Humans have been cooking over campfire since the dawn of humankind, so it can’t be that hard!
Camping and glamping in the outdoors is a great place to have a foodie adventure and cooking over a campfire is a fun thing to do on holiday and food cooked outdoors tastes fantastic!
The image of cooking in a ‘big black pot’ hanging over an open fire goes back thousands of years in our human history.
The campfire would be the place where we came together, kept warm, cooked and ate food and told campfire stories – It’s elemental!
If you get the chance to visit Castell Henllys, the Iron Age village, in Pembrokeshire you can see this in the Iron Age roundhouses.
WHAT IS A DUTCH OVEN?
This classic design has evolved very little over the centuries, but in the 17 Century an improved casting technique for the pot was invented by the Dutch and this when the black pot became known as the “Dutch Oven”.
PIONEERS AND THE DUTCH OVEN
The simple design classic has meant explorers from Canada to Australia and South Africa have used a Dutch Oven or its local equivalents (the Bedourie in Oz and the Potjie in SA) to keep them fed during their wilderness adventures. They deemed such a valuable item in the 17th + 18th Century for the Pioneer that they were often individually mentioned in Wills!
The Dutch Oven is the perfect cooking kit for any wilderness adventurer, because its so versatile, you can cook everything you need in one pot, saving on washing up and the need to carrying lots of pans when you are travelling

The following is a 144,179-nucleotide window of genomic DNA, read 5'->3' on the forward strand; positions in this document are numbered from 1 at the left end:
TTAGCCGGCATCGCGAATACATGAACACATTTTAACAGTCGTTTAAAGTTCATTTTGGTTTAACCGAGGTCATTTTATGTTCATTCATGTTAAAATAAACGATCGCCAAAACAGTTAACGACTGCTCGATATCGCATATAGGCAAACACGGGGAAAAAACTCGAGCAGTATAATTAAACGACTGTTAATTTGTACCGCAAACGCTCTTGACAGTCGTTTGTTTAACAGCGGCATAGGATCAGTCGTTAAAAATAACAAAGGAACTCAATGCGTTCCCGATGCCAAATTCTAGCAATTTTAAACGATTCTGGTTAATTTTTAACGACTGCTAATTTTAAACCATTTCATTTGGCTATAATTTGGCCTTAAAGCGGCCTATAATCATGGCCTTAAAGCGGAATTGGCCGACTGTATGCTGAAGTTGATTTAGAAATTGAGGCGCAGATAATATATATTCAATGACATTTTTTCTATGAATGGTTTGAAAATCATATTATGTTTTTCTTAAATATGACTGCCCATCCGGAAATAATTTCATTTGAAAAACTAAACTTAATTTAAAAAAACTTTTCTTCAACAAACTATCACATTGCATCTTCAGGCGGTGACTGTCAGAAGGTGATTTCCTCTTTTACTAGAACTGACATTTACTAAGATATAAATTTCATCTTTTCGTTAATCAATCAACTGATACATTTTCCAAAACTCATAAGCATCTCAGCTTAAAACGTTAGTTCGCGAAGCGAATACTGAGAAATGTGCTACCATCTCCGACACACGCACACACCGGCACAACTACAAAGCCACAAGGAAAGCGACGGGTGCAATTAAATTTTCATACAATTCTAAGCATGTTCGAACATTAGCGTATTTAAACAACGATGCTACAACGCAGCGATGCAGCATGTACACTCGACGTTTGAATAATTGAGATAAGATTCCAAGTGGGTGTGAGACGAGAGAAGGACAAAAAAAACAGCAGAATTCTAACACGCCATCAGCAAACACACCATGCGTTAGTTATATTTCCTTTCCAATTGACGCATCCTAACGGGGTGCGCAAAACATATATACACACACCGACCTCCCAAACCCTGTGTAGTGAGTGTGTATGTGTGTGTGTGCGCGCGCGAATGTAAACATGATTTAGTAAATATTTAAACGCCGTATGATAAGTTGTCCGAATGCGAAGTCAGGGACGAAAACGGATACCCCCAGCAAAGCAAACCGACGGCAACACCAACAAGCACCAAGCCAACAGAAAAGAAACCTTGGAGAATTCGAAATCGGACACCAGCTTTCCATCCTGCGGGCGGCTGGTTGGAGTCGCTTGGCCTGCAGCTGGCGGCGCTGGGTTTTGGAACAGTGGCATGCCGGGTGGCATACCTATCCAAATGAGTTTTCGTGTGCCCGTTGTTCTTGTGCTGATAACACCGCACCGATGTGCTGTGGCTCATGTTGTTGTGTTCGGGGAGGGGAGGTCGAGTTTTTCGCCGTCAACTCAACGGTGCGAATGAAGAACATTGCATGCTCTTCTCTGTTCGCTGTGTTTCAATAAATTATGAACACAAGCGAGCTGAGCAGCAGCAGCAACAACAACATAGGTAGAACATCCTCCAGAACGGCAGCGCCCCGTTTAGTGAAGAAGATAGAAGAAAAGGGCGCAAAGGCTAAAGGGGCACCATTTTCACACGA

You can cook roasts, stews, bread, casseroles, biscuits, cakes, pie … even pizzas!
See what foodie adventure you can cook up in your Dutch oven this summer in your Pioneer camp!
Food and Drink
The foods that the pioneers would cook depended mainly on what they could carry or find on the trail, so staples such as flour, beans, bacon, dried meat (jerky, biltong, sausages, salamis etc), dried fish and other easily stored foods that not only lasted well but gave good food value, were highly prized.
On well used pioneer routes, such as the Oregon Trail in America, game and firewood both became scarce – it is not surprising that “bacon and beans” is noted as a typical Western meal!
More surprisingly, chocolate was always used as a travelling food in Latin America – the cocoa beans could be used as money, or ground up to make a meal used in savoury dishes or as a sustaining drink. Prepared blocks of this meal were introduced to Europe for turning into a traveller's drink - but soon folk were nibbling on bars of solid chocolate as a snack – and the rest is tooth-rotting history!
Coffee and tea were the other choices of hot drinks for the pioneers (with “cowboy coffee” and “billy tea” being renowned in America and Australia) and again these staples were easy to store and lasted well, while being simple to prepare.
Get your pot of water boiling well, then throw in ground coffee to give the strength of brew you want. Take the pot off the heat and stir it vigorously before setting pot to one side. As the brew cools the grounds fall to the bottom of the pot and the coffee can be poured and – enjoyed. Some folk find cowboy coffee rather bitter, but the real fans find the “horse-shoe coffee” variant stimulating. To make this you simply make the coffee as above, but strong enough to float a horse-shoe on the surface!
Is it time to have your glamping pioneer food adventure and try cooking over an openfire in Pembrokeshire